A radio company executive and the author of a new book on censorship says Democrats in Washington are infuriated simply by the existence of conservative values, and since they know the so-called “Fairness Doctrine” probably is unconstitutional, they are seeking the same thing through the back door.

The comments come from Brian Jennings, the national vice president of talk programming at Citadel Broadcasting and the author of “Censorship: The Threat to Silence Talk Radio.”

“I think the Democrats have switched gears and they are going through the back door to the FCC to try and accomplish the same thing,” Jennings said in an interview with Greg Corombos of Radio America/WND.

“These Democrats have been trying to crack down on talk radio and particularly conservative talk radio for the past 20 years,” he said.

The audio of the interview has been embedded here:

Jennings warned the “back door” consists at this point of two strategies: demands by Democrats that radio stations generate a certain amount of the programming “locally,” an effort that would eliminate for some stations the option of carrying nationwide talk radio leaders such as Rush Limbaugh and Sean Hannity.

The other attack comes from local “accountability” boards that remain under consideration.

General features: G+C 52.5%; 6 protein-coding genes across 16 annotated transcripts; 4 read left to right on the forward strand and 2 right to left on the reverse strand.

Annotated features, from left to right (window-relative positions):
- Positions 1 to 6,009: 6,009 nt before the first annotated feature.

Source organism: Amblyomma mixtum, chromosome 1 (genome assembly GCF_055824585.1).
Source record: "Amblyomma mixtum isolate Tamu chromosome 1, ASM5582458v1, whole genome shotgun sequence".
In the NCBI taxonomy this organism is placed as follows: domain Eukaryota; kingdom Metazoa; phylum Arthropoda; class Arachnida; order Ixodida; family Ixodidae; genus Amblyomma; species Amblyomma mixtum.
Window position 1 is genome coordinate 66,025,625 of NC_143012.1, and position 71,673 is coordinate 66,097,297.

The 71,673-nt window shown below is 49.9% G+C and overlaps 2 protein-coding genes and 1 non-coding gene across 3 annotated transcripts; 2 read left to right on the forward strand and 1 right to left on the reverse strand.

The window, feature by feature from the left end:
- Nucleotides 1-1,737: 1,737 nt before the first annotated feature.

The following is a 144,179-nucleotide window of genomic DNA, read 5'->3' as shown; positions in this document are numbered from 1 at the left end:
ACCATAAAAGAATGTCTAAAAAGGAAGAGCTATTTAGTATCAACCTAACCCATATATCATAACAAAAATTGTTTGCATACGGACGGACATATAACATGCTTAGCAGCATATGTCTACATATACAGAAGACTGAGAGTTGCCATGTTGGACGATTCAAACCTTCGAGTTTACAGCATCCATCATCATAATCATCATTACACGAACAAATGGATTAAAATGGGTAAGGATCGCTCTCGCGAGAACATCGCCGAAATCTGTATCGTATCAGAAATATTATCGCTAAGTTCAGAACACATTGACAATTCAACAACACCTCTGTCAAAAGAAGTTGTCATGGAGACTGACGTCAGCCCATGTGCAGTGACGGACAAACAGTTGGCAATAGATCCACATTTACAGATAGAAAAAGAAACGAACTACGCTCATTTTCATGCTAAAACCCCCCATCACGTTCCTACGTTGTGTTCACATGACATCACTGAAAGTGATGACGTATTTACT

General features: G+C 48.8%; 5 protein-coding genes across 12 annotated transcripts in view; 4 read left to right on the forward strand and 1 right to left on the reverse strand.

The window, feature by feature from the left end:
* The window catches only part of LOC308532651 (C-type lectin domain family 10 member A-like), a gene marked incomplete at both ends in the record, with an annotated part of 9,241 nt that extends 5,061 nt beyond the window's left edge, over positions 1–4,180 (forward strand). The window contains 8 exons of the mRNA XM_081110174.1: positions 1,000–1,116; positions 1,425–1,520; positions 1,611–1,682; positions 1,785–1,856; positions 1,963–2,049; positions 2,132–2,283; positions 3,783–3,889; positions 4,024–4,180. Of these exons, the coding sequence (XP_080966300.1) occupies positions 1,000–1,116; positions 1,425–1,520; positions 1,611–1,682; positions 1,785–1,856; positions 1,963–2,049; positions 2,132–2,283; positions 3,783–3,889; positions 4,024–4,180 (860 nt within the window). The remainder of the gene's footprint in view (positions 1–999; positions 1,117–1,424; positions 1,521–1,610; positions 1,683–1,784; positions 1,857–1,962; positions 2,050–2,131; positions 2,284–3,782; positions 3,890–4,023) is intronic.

Tell your government “no” to censorship.

The boards essentially would be censorship boards, he said.

“At the least it would instill fear in speech and at the worst it would turn into a censorship board,” he said.

Jennings said Democrats simply believe that conservative talk radio is too powerful in the U.S., even though the liberal “viewpoint” is heard in myriad other venues, including National Public Radio, network television and media publications.

In his book, he notes, “If key Democrats have their way, the principles of the Federal Communications Commission’s Fairness Doctrine will once again be enforced and allow government to control the content heard on free radio, a mandate that will have far-reaching implications for all media.”

The “Fairness Doctrine” was policy in the U.S. until the 1980s, when it was abandoned under President Reagan. The change then was quick.

“Conservative talk radio burgeoned, giving rise to the father of conservative talk, Rush Limbaugh, and such hosts as Sean Hannity, Mark Levin, Michael Medved, Neal Boortz, Laura Ingraham, and others. The format was a smash hit – resonating with listeners from coast to coast and giving a powerful voice to the conservative movement. Soon such programming, attracting an estimated 50 million listeners weekly, dominated the airwaves where liberal talk radio failed. Popular, profitable, outspoken, powerful, influential – it’s what the American people wanted, and its success was the Democrats’ worst nightmare,” he writes.

“Now, the principles of the Fairness Doctrine threaten to be reinstated – if not directly, then through back-door tactics involving ownership of stations,” he said.

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